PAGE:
The effect of a declaratory judgment by this Court would be effectively to oust the State Court of its jurisdiction by virtue of res judicata or collateral estoppel if the federal action were tried first.
Both Byrnes and Faulkner appear to be satisfied to have the controversy decided in the Federal Court. In fact, the defendant Faulkner admits the allegations of federal jurisdiction in the complaint.
The Court must, nonetheless, determine whether there is subject matter federal jurisdiction, for the United States District Court is a court of limited jurisdiction. Mansfield, Coldwater & Lake Michigan Ry. v. Swan, 111 U.S. 379, 4 S. Ct. 510, 28 L. Ed. 462 (1884).
There is no allegation of diversity of citizenship. The plaintiff asserts that the Court has jurisdiction of the subject matter by virtue of Section 22 of the Securities Act of 1933, 15 U.S.C. § 77v; Section 27 of the Securities Exchange Act of 1934, 15 U.S.C. § 78aa; and the Declaratory Judgments Act, 28 U.S.C. § 2201 and § 2202; and upon principles of pendent jurisdiction.
The Declaratory Judgments Act is merely procedural and confers no additional jurisdiction on the federal courts. Skelly Oil Co. v. Phillips Petroleum Co., 339 U.S. 667, 70 S. Ct. 876, 94 L. Ed. 1194 (1950). In the case at bar, the action "arises" under the State law governing contracts. Whatever claim the defendant may assert is not the "basis of the suit." Gully v. First National Bank in Meridan, 299 U.S. 109, 115, 57 S. Ct. 96, 81 L. Ed. 70 (1936). If the defendants had sought to remove the State Court case to the Federal Court they would not have succeeded. Thus, even when federal jurisdiction is exclusive with respect to matters "arising" under particular statutes, like the patent laws, questions involving patents may be decided, nevertheless, by the State Court, if the cause of action itself has not arisen under the patent laws. See Becher v. Contoure Laboratories, Inc., 279 U.S. 388, 391, 49 S. Ct. 356, 73 L. Ed. 752 (1929); American Harley Corp. v. Irvin Industries, 27 N.Y. 2d 168, 174, 315 N.Y.S. 2d 129, 263 N.E. 2d 552 (1970); and see Lear Inc. v. Adkins, 395 U.S. 653, 676, 89 S. Ct. 1902, 23 L. Ed. 2d 610 (1969); State of New York v. Transeience Corp., 73 Civ. 1451 (S.D.N.Y. June 1, 1973). See also Hart & Wechsler, The Federal Courts and the Federal System, p. 763, n. 2 (1953).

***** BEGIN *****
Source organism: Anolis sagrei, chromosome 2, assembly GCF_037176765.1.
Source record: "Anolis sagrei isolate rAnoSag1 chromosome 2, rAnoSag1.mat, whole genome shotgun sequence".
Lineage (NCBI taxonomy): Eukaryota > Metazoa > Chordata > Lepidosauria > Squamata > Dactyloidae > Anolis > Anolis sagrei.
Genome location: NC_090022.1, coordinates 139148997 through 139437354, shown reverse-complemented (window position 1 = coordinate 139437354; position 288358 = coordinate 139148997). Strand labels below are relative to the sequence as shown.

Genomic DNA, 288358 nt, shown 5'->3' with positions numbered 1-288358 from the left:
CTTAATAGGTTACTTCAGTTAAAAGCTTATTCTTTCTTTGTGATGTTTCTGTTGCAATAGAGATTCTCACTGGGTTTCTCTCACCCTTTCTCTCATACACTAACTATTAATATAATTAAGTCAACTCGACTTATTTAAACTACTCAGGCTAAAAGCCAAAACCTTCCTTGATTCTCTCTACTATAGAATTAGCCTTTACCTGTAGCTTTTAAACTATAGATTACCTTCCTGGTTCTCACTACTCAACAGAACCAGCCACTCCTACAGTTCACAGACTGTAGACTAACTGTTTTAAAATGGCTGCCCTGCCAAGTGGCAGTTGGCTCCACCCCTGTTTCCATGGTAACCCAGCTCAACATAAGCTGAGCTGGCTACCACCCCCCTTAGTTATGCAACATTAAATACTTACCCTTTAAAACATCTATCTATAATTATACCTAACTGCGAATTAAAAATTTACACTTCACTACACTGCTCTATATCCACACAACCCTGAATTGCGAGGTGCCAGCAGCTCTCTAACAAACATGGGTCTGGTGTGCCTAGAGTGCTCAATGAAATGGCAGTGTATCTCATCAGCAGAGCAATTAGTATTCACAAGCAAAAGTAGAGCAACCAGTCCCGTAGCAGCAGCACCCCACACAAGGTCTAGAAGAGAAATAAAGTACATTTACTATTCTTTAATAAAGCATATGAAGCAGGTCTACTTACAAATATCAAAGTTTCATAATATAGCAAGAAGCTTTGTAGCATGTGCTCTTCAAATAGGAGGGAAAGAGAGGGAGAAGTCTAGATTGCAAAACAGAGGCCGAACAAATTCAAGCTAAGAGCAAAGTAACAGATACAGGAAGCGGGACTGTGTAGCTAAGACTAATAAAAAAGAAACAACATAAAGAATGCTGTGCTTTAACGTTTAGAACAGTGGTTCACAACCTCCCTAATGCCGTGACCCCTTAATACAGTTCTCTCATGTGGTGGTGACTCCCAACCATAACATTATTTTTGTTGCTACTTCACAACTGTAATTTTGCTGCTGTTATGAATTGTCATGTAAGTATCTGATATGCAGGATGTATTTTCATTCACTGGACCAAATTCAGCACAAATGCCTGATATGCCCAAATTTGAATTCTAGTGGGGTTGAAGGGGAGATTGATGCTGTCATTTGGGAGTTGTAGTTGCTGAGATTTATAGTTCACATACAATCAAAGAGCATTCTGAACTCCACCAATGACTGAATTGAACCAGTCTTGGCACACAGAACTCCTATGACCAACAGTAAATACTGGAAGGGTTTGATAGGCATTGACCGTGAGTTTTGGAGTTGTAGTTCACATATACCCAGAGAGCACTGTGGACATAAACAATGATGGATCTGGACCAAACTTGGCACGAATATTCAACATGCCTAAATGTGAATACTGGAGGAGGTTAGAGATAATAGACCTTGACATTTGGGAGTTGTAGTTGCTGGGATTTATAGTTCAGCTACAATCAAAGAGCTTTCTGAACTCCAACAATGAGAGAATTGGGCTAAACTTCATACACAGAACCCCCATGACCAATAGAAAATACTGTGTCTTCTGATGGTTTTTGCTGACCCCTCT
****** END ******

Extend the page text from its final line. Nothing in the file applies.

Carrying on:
The circumstance that the justification by the defendant involves a construction of federal law is not material to a determination of under what law the suit is brought. American Well Works Co. v. Layne and Bowler Co., 241 U.S. 257, 260, 36 S. Ct. 585, 60 L. Ed. 987 (1916). Raising a claim based on a federal statute as a matter of defense will not support removal. Gully v. First National Bank, supra, 299 U.S. at 113, 57 S. Ct. 96.